Catching up with Hansel and Gretel 15 years after their incident involving a gingerbread house, the siblings have evolved into bounty hunters who hunt witches.
While there has been a lot of harsh criticism regarding these latest "retellings" of old fairytales and myths, I myself find it refreshing to have people putting time into trying to justify the plots, and think up proper origin stories for this type of thing.
In this instance we have Hansel and Gretel in the future long after killing the Witch in the candy house, but despite the direct plot involving witch hunting, the film is actually all a long cyclical story that returns back to the events on the night that they were abandoned by their parents. The film sets to distinguish rules for identifying witched that don't involve killing the person accused, and creates a set of minor character types. So despite the generally light-hearted comical character of the film, theoretically this could lead to a resurgence in Witch films that have more depth to them.
I enjoyed the look of the film, taking place in villages, with a very vintage steampunk look to it., our hero and heroines weaponry match the steampunk style, but despite their awesome appearance, really have little effectiveness.
Gemma Arterton (Gretel), plays her role well, and reasonably successfully pulls off the strong female role. Jeremy Renner (Hansel) on the other hand, looks like he hasn't even bothered getting changed out of his 'Avengers' outfit. His character is very much one-dimensional, and while he does get some character development, he is still a largely useless character. The one redeeming point to his character is the use of the "sugar sickness" which is a great way to remind everyone of the dangers of sugars and diabetes. Unfortunately, this film isn't really targeted at children, with attempted rape, murder, etc, but it was still nice to see some social commentary in use.
The film looks to have been shot on a budget, and has the quality of a children's straight-to-dvd film, but the content doesn't make it suitable for kids. But I enjoyed the plot, and while I most likely will not watch it again for a while, I did rather enjoy watching it.
When I saw the trailers for Hansel and Gretel I thought it looked promising but that I wouldn't watch it until it came out on DVD. Really, really glad that I waited.
Hansel and Gretel stars that famous brother and sister from the fairytale of the same name, now grown up and professional witch hunters. Whilst this is a believable future storyline for the duo the plot was so poorly written that it had me wanting my money back.
The pot was nothing unique which I think is a shame as they really could have run with it and gotten a great story out of it, but they just recycled a tried and true plot without really adding to it. I thought that the one twist it had in it was ok, but everything was as I expected and the gore was just there for the sake of gore.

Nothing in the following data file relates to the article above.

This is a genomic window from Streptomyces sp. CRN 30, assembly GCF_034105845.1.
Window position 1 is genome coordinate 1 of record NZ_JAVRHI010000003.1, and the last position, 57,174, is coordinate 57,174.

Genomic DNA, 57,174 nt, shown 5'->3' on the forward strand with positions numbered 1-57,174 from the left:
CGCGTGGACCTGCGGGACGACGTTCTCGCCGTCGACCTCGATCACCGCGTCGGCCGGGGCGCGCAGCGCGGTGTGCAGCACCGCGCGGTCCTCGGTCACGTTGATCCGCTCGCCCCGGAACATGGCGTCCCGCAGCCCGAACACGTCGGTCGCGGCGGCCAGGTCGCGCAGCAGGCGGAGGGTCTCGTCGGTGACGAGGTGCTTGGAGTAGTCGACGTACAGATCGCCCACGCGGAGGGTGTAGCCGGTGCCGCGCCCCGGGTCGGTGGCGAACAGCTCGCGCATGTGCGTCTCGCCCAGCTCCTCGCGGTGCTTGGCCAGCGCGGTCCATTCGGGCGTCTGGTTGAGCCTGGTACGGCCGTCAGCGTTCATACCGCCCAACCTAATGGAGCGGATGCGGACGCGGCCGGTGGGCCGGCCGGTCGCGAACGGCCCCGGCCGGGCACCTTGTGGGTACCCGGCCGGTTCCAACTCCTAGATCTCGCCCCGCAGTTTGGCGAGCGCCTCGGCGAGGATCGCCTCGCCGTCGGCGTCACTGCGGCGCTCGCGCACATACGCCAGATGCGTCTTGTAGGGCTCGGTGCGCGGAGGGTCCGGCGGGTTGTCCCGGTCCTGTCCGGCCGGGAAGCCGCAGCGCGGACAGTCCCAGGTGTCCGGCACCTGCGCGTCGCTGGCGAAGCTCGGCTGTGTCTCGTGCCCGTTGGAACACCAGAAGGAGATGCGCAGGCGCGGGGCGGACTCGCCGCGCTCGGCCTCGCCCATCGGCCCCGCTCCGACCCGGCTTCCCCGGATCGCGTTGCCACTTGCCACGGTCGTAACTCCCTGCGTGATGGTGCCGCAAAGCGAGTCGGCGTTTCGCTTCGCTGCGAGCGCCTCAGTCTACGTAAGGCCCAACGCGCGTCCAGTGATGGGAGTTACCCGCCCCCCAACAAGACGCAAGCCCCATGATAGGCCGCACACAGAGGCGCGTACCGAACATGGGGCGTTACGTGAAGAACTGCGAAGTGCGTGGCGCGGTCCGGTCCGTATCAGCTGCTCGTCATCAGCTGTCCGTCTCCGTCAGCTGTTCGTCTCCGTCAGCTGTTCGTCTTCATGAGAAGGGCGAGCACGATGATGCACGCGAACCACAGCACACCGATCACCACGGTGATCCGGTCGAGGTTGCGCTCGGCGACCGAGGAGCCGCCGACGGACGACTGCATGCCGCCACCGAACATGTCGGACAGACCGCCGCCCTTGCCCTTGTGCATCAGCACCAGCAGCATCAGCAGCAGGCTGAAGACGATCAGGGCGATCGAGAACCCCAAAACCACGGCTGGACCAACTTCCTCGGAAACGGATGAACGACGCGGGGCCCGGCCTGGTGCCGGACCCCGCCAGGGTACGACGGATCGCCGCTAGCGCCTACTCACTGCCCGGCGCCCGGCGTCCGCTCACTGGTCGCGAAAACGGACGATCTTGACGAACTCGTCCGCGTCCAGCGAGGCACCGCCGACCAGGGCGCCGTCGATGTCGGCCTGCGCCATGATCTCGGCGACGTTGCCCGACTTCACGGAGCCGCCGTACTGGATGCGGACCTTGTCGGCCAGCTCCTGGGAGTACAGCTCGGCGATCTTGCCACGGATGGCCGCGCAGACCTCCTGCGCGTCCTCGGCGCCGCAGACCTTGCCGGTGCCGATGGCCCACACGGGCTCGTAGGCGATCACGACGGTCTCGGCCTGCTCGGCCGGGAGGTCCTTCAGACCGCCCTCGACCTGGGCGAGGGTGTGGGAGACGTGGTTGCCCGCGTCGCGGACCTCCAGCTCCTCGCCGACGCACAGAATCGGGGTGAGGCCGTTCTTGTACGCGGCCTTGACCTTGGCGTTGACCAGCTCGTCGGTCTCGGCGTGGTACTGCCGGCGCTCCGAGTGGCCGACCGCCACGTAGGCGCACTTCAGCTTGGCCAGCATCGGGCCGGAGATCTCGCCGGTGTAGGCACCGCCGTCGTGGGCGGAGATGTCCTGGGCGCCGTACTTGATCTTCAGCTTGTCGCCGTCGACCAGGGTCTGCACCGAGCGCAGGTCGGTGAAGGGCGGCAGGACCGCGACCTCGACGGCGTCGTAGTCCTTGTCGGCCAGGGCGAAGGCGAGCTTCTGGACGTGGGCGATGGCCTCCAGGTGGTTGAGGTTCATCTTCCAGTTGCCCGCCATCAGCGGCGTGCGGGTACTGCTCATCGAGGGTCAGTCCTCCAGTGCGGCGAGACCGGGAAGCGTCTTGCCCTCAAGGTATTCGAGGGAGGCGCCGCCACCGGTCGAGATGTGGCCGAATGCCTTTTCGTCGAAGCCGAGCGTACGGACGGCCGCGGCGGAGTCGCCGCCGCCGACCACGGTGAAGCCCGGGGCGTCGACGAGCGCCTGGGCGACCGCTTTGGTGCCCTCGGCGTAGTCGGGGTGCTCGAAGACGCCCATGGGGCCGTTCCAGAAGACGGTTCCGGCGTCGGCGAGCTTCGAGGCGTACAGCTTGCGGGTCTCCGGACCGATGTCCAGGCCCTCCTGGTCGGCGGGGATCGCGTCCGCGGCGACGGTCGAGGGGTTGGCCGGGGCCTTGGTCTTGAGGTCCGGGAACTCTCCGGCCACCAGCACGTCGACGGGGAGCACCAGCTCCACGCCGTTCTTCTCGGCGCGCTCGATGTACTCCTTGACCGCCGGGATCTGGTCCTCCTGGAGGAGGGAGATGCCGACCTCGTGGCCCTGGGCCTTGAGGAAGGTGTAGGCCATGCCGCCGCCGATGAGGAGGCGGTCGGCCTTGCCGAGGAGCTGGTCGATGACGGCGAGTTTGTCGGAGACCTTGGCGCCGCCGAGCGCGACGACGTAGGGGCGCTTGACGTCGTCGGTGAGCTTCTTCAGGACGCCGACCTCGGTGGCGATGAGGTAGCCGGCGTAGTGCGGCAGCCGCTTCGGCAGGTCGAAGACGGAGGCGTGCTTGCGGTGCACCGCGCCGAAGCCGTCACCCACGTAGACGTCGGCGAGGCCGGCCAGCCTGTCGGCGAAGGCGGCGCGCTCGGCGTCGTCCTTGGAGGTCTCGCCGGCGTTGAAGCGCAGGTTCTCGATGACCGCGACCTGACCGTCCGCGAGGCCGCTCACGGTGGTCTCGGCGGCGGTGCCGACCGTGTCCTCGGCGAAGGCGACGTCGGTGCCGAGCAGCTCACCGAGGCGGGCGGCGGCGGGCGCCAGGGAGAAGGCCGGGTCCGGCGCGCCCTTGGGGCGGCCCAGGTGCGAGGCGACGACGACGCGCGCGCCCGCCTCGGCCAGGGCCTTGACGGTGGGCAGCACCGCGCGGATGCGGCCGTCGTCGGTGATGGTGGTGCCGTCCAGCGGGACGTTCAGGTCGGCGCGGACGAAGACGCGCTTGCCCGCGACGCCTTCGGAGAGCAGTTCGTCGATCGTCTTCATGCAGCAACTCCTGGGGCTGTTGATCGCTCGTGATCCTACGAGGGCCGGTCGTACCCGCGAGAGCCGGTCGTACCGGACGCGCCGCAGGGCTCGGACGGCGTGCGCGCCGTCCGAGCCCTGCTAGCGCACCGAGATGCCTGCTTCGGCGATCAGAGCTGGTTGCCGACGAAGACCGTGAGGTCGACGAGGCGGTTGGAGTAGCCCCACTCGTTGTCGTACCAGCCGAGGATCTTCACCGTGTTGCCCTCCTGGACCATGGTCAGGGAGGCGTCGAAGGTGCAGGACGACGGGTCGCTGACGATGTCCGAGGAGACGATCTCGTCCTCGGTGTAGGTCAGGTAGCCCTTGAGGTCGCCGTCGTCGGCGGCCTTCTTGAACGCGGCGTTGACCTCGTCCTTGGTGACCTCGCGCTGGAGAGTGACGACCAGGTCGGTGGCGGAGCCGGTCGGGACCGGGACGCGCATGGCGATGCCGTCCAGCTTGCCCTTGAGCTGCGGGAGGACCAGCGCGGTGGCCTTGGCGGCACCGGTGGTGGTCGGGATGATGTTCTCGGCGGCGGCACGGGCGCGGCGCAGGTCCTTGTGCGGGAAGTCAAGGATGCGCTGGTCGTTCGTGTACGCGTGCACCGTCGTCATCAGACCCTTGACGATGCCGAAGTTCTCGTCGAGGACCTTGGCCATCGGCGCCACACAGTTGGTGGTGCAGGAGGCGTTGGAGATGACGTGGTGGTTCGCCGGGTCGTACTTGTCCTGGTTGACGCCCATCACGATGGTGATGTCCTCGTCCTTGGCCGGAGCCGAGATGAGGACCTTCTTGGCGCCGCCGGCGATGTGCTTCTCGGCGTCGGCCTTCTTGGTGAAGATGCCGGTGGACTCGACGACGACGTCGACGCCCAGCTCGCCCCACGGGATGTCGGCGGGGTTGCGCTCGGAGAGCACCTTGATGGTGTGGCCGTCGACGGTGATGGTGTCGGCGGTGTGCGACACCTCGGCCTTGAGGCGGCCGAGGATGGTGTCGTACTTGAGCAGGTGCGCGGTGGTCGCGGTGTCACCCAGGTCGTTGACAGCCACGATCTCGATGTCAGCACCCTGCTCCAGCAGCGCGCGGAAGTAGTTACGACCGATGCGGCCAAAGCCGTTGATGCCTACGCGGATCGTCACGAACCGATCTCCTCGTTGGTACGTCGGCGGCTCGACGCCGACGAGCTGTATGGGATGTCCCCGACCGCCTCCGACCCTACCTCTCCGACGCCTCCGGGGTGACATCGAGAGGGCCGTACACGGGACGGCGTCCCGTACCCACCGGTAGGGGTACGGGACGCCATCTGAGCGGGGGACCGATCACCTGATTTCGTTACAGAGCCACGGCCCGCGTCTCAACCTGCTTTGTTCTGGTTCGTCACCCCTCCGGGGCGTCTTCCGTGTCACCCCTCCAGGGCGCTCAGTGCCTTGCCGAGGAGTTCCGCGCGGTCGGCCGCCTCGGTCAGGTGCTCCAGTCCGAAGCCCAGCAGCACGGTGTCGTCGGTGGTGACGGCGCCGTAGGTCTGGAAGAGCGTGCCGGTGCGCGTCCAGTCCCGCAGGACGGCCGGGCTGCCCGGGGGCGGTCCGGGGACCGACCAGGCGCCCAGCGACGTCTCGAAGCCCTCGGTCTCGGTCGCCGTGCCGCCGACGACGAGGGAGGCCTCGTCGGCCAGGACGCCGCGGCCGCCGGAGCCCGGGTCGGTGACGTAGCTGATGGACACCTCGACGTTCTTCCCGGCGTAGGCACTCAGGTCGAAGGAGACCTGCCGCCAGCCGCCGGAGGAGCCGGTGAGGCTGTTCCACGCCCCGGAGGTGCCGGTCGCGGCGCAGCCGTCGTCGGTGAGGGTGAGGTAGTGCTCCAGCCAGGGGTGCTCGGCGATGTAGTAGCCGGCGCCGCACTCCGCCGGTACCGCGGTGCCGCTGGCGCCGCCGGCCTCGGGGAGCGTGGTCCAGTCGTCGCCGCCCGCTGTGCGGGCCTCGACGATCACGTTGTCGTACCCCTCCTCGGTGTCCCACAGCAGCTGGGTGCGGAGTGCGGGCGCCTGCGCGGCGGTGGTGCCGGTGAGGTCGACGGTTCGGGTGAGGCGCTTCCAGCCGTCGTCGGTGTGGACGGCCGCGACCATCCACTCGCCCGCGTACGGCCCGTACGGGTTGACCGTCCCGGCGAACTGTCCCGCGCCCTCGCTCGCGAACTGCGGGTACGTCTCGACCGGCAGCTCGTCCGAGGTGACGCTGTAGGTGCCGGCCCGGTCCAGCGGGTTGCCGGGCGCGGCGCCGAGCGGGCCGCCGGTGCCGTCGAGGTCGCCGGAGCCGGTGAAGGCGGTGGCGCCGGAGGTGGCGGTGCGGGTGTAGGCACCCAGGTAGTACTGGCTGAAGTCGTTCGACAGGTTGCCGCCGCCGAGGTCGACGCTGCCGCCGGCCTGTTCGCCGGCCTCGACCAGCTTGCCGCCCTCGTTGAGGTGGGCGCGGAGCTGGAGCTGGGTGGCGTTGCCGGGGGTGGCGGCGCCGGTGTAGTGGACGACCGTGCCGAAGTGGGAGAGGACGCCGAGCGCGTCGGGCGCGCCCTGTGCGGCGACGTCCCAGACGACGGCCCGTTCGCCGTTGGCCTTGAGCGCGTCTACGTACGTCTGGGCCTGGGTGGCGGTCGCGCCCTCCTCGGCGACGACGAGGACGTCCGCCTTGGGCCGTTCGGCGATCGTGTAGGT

All in all not a movie I will be watching again any time soon, maybe on tv, free to air, but otherwise nope.
It is said that there are no new stories in the world, only variations on old ones. This movie really brings that point home. This movie is set in such a way that I could not help but think of the 2004 movie "Van Helsing" starring Hugh Jackman and Kate Bekinsale - The same sorts of weapons, outfits, attitudes... just replace vampires with witches and you could almost be watching the same movie.
In this we see Alice Creed and Hawkeye - who are siblings - kicking Jean Grey's butt with crossbows and shotguns while she's throwing fireballs and "chronic munchies" spells around like candy at a kid's party. However, I have to say the repeating crossbow was very well done. Not too sure about the shotgun because it seemed more like something dreamed by by Greg Broadmore for his Dr Grordbort universe, without valves.
This title took the classic fairytale and dragged it kicking and screaming through a very dark place, then added a whacky twist and some stunning special effects. It's the first of the new 'fad' of dark fairytales that actually gave me a few moments of squirmy guts, but really only one scene gave me queezies to any significant degree - The Curse of Hunger for Crawling Things is one curse I am very glad isn't real. -shudder-
OK, so... was this movie worth seeing? For me, not overly. Sure it was interesting to see what Tommy Wirkola had done with it, and I loved Gemma Arterton's tough, leather-clad persona - total *ROWR* material there - but Jeremy Renner's performance was limp and even his portrayal of Hansel was that of a second-fiddle to Gretel. Basically, this could almost have come over as a thinly-veiled Feminist Plot movie - tough females, wimpy males always having to be rescued... throw in a dragon and a few pieces of shining armour and the cliche would have been complete.
Overall, a fun little romp, especially if you think Gemma's a bit of tasty, but if you want a nice family movie or something with a good plot you can sink your teeth into... forget it.
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